I said I thought that the immediate-family policy for a bereavement price was unfair. “What about people with no families, just very close friends?”
“I’m with you,” the voice said. “My family wrote me off. Friends are my only family now.”
I sipped my drink.
“Excuse, please hold.”
I looked at the photos of my son and daughter. What would it take for me to write them off? My son was into piercing, green hair, and hip-hop threads but—
“Sorry. Your friend—he wasn’t alone I hope?”
“His wife was there,” I said.
There was a kind of listening silence again. This was crazy. Wasn’t this what shrinks did? For a second I thought the voice was going to ask me if they had a good marriage, if Ned ever cheated on his wife. Instead, it said, “You stayed friends, that’s good.”
“Just about every year,” I said. “he and his family spend a week on the Carolina coast. That’s not far from here, so we get together.” But the truth was Judy sometimes thought Ned and me and my other college buddies weren’t quite right. After a few drinks, we often got on the phone, sometimes late at night, called each other “Sweetheart,” lisped, and pretended to be gay. I found myself saying, “Hey, you ever had a close friend who—”
“Yeah.” I drained my drink and listened. There was a hollow sound, like the backwash of surf. The voice finally sighed, “Yeah, more than once.”
I decided it was a guy. “Then you know why I’ve got to get to this funeral.”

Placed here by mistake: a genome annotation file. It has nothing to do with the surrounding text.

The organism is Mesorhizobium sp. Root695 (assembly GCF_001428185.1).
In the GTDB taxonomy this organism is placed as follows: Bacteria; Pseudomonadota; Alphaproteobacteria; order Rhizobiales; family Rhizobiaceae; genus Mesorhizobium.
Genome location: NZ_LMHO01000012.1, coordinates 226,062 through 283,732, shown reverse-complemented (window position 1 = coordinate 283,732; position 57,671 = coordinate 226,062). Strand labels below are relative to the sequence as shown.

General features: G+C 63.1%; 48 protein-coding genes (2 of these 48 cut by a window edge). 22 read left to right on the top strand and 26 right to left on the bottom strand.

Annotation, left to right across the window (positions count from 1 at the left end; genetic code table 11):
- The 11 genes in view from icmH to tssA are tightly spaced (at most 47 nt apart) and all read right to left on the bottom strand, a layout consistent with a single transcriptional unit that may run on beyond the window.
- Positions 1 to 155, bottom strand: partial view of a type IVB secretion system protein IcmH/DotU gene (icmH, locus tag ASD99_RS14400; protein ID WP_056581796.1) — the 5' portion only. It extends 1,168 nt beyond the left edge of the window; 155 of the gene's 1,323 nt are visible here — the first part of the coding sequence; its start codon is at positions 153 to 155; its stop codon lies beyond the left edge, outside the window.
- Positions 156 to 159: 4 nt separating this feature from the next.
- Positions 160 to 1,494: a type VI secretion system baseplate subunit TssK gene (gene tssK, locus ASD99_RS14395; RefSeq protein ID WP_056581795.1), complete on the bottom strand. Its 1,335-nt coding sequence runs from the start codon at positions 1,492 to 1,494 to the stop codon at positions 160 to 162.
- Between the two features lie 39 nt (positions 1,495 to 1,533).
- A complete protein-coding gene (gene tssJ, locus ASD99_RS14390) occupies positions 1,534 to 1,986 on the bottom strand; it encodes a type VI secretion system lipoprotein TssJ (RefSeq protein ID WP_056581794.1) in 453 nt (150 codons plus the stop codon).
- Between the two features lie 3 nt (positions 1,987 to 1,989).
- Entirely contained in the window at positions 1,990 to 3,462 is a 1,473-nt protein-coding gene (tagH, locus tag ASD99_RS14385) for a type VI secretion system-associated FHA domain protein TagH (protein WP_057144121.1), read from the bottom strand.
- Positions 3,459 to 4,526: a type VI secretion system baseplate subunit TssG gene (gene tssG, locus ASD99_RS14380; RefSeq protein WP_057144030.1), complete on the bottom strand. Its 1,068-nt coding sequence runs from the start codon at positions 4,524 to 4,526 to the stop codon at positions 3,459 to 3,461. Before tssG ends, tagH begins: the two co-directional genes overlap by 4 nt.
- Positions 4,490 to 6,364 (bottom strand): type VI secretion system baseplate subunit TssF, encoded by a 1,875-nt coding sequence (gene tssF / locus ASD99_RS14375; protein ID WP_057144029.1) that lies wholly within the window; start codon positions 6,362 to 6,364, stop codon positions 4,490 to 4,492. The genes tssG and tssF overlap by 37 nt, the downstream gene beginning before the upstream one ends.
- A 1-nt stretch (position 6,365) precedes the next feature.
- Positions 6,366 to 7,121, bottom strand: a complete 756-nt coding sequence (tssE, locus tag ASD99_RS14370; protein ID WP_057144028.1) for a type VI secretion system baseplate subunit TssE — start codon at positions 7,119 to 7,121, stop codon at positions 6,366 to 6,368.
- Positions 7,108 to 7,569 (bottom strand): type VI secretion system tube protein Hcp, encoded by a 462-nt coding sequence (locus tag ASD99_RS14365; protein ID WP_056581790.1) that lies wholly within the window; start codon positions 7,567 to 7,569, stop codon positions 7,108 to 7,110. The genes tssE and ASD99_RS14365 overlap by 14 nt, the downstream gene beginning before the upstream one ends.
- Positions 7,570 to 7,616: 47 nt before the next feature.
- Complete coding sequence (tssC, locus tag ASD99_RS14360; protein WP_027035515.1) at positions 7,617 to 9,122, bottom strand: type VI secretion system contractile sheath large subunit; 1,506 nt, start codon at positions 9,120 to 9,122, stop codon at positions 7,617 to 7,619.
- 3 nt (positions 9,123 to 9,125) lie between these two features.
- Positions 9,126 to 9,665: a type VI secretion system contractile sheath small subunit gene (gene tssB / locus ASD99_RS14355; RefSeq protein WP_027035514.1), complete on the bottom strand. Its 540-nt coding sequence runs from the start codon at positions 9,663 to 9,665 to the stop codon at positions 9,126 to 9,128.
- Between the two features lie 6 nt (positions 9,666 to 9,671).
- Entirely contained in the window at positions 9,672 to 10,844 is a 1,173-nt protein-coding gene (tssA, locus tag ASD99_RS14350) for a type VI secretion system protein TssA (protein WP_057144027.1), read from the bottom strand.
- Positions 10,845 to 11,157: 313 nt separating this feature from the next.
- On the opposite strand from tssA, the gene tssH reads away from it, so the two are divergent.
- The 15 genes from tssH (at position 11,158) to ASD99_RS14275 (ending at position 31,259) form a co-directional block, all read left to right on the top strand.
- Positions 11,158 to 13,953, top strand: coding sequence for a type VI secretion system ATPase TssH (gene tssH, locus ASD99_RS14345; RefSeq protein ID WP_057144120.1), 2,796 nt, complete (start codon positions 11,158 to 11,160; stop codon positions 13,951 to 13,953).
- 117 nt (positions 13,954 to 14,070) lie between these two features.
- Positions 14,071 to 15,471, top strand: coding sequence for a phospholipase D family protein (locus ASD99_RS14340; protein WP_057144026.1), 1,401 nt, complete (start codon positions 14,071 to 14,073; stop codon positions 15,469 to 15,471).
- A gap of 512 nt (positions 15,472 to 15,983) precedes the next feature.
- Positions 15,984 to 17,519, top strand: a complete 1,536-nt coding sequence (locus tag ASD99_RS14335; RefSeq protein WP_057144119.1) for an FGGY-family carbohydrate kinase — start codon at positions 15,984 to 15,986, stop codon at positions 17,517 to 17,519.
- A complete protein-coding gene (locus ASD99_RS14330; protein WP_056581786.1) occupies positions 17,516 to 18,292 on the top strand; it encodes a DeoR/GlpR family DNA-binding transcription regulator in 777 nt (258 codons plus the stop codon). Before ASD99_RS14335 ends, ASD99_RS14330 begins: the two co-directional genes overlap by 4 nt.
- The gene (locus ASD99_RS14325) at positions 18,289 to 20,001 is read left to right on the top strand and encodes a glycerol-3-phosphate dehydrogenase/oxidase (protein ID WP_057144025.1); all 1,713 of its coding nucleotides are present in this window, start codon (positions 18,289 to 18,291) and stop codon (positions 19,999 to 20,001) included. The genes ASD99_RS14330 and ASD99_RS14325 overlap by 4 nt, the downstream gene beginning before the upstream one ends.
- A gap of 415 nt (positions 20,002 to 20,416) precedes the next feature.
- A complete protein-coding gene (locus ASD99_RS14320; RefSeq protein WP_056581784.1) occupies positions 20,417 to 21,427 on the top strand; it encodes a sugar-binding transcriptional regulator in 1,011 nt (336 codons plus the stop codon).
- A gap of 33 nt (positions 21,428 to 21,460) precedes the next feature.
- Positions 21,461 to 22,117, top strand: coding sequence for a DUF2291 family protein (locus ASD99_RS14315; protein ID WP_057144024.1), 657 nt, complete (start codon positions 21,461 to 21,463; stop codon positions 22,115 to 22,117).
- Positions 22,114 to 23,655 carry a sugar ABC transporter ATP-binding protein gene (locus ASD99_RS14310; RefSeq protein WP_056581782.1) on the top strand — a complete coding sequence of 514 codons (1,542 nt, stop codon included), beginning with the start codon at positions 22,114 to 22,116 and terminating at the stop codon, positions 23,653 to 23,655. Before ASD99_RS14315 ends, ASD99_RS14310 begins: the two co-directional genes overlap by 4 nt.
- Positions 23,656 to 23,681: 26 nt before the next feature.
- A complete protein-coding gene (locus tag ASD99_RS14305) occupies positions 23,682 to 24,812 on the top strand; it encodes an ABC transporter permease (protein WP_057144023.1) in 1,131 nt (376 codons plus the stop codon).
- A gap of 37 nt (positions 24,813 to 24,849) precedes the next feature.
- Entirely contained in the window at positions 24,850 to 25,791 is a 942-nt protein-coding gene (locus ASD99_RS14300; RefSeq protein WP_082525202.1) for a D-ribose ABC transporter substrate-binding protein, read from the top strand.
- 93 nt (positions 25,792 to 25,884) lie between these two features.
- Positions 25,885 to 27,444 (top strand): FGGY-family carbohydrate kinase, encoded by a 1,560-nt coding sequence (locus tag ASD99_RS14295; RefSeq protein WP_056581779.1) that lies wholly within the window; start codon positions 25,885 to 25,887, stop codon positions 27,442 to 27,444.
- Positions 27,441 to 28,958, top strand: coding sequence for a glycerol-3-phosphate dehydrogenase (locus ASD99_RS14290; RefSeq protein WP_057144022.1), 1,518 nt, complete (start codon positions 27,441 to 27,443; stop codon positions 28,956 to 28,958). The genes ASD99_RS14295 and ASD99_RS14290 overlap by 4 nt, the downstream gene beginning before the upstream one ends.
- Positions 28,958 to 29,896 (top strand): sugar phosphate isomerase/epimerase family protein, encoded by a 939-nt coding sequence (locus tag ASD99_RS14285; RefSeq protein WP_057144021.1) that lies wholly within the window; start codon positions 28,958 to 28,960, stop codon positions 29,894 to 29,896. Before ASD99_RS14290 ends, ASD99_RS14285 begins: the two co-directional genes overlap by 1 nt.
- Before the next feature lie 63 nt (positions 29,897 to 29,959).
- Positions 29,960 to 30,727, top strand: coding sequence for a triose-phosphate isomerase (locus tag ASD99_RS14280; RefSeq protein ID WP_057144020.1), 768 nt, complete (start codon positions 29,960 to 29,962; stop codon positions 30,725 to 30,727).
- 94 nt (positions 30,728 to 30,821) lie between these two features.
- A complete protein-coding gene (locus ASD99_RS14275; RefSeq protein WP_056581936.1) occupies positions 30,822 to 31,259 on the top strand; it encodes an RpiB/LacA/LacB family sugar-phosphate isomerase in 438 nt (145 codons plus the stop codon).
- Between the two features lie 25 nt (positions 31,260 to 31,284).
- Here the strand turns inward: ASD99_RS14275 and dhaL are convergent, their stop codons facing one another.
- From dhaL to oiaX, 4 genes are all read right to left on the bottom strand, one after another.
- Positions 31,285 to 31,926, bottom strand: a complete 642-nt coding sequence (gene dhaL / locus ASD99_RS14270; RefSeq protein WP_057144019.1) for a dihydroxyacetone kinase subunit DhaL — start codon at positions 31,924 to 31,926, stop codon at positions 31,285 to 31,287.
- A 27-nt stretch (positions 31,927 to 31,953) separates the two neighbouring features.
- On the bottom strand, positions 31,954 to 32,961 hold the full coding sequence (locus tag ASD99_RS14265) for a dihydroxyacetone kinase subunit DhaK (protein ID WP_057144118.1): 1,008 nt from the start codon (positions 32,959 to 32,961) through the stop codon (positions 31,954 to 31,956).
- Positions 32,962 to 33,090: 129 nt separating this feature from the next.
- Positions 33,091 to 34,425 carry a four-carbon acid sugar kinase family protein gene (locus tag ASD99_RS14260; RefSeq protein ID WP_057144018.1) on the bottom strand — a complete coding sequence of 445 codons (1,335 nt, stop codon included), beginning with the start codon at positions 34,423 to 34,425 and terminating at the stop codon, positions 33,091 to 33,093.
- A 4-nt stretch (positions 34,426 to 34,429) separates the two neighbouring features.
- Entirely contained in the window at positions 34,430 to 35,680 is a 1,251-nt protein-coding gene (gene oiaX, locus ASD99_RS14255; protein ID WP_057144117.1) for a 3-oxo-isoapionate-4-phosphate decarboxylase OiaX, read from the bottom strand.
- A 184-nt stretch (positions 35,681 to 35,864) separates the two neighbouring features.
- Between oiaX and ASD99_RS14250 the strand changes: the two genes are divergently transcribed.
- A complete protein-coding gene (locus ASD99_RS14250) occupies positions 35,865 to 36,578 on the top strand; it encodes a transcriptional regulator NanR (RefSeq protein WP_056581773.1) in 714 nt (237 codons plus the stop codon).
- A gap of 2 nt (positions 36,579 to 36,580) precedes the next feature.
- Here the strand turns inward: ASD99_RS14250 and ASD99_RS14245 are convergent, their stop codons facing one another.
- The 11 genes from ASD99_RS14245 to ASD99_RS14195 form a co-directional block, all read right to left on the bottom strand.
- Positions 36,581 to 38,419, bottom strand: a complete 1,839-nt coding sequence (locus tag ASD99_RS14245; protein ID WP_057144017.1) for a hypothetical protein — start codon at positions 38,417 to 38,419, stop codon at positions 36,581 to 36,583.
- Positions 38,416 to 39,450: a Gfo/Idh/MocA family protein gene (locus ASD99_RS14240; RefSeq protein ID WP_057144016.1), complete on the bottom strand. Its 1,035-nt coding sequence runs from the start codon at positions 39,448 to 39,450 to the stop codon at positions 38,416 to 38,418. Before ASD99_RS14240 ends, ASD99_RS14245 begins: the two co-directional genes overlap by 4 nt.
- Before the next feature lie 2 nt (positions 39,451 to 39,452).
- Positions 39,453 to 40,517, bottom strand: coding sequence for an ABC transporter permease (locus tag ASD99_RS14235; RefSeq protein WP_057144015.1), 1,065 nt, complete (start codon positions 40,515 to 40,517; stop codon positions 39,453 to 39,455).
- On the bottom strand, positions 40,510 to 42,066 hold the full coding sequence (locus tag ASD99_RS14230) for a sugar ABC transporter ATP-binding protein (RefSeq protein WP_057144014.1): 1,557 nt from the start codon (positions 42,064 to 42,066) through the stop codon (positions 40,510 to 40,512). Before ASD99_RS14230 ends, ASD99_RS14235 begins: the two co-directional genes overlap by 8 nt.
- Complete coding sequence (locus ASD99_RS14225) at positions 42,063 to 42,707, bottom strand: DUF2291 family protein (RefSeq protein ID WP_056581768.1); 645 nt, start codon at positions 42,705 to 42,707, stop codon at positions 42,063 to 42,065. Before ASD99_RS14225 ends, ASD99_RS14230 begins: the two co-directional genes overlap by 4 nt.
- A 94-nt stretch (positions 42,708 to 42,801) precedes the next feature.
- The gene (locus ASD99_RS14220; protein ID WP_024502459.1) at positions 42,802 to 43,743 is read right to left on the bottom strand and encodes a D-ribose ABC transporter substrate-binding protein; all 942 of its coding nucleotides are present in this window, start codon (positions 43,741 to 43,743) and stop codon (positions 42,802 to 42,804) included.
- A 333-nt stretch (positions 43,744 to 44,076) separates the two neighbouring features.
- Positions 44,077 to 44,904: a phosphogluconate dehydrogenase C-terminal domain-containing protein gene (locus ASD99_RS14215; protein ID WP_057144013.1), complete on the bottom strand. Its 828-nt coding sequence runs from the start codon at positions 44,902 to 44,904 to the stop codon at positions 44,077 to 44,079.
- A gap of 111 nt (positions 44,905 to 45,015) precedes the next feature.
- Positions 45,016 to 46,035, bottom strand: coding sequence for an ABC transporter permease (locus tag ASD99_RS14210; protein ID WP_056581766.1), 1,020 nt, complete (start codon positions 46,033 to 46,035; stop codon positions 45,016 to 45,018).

He started calling me by my name. “Okay, Jeff, please hold. Don’t hang up, okay? I’ll be a few minutes.”
The party raged in the next room. Linda was laughing about her minister, a guy who cried in the pulpit almost every Sunday, over almost anything. She did an imitation. For a moment, I hated her. Then Kenny told a joke about Michael Jackson becoming a priest. More laughter. Julie cackling and stamping her feet.
“Okay. Jeff, you still there?”
I said I was.
“Good, I’ve got you set for—” Then the voice got muffled and I heard, or thought I heard it say, I’ll worry later. “Sorry, I’ve got you set to leave two days earlier. Same flight. No extra charge. Pick up your new ticket at the check-in counter.”
I was beside myself. “How did you do that?”
“You delete one number, substitute another.”
I said, “I hope you don’t get—“
“Not to worry.”
“God, I don’t know what to say.”
“Just remember,” he said. “Just . . .”
I don’t know whether or not he was going to elaborate but before I could say anything, he switched to a business tone, like a supervisor might be listening in, gave me a confirmation number, and thanked me for flying whatever-it-was airlines.
I just sat there, watching the ice cubes in my glass melt and shift. This guy—he had a familiar voice and tone that somehow got to me. But I wasn’t remembering him or Anne or even Ned. What came to me while I was sitting on the bed—God knows why—was high school, the hallway traffic. One of your buddies would really slug you hard in the shoulder. The rule was you couldn’t hit back; you had to pass it on, slug somebody else. One day this swishy kid, Joey Kitchen, came down the hall and . . . God, that was years ago, and not something I wanted to think about. Just remember, he said. Remember what?
Laughter grabbed at me again from the living room. I sat there thinking I could never go back.

originally published in The News & Observer